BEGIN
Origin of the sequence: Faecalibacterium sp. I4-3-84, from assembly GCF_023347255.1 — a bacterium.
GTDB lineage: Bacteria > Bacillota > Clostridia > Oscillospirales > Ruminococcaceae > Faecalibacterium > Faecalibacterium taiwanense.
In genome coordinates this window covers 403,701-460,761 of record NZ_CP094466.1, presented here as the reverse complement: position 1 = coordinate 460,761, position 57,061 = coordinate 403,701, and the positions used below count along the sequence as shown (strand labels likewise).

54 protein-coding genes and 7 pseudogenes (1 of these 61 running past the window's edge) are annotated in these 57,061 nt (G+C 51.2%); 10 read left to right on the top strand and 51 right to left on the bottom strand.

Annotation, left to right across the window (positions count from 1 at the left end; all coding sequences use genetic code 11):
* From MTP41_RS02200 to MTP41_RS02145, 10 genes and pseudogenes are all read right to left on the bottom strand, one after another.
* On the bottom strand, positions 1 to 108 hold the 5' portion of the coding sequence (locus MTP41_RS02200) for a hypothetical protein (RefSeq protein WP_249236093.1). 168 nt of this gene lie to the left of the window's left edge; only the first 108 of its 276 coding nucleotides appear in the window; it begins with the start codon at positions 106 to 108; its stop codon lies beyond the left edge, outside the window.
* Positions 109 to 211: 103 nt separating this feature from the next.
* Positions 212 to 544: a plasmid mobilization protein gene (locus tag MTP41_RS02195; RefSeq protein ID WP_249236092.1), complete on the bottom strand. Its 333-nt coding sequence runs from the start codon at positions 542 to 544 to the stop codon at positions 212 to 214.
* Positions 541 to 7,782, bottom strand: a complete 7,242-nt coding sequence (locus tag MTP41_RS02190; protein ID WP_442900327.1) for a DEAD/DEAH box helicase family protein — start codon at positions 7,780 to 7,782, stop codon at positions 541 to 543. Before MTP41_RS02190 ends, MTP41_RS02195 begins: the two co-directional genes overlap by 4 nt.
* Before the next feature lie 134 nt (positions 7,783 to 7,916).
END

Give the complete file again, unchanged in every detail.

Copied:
Origin of the sequence: Faecalibacterium sp. I4-3-84, from assembly GCF_023347255.1 — a bacterium.
GTDB lineage: Bacteria > Bacillota > Clostridia > Oscillospirales > Ruminococcaceae > Faecalibacterium > Faecalibacterium taiwanense.
In genome coordinates this window covers 403,701-460,761 of record NZ_CP094466.1, presented here as the reverse complement: position 1 = coordinate 460,761, position 57,061 = coordinate 403,701, and the positions used below count along the sequence as shown (strand labels likewise).

54 protein-coding genes and 7 pseudogenes (1 of these 61 running past the window's edge) are annotated in these 57,061 nt (G+C 51.2%); 10 read left to right on the top strand and 51 right to left on the bottom strand.

Annotation, left to right across the window (positions count from 1 at the left end; all coding sequences use genetic code 11):
* From MTP41_RS02200 to MTP41_RS02145, 10 genes and pseudogenes are all read right to left on the bottom strand, one after another.
* On the bottom strand, positions 1 to 108 hold the 5' portion of the coding sequence (locus MTP41_RS02200) for a hypothetical protein (RefSeq protein WP_249236093.1). 168 nt of this gene lie to the left of the window's left edge; only the first 108 of its 276 coding nucleotides appear in the window; it begins with the start codon at positions 106 to 108; its stop codon lies beyond the left edge, outside the window.
* Positions 109 to 211: 103 nt separating this feature from the next.
* Positions 212 to 544: a plasmid mobilization protein gene (locus tag MTP41_RS02195; RefSeq protein ID WP_249236092.1), complete on the bottom strand. Its 333-nt coding sequence runs from the start codon at positions 542 to 544 to the stop codon at positions 212 to 214.
* Positions 541 to 7,782, bottom strand: a complete 7,242-nt coding sequence (locus tag MTP41_RS02190; protein ID WP_442900327.1) for a DEAD/DEAH box helicase family protein — start codon at positions 7,780 to 7,782, stop codon at positions 541 to 543. Before MTP41_RS02190 ends, MTP41_RS02195 begins: the two co-directional genes overlap by 4 nt.
* Before the next feature lie 134 nt (positions 7,783 to 7,916).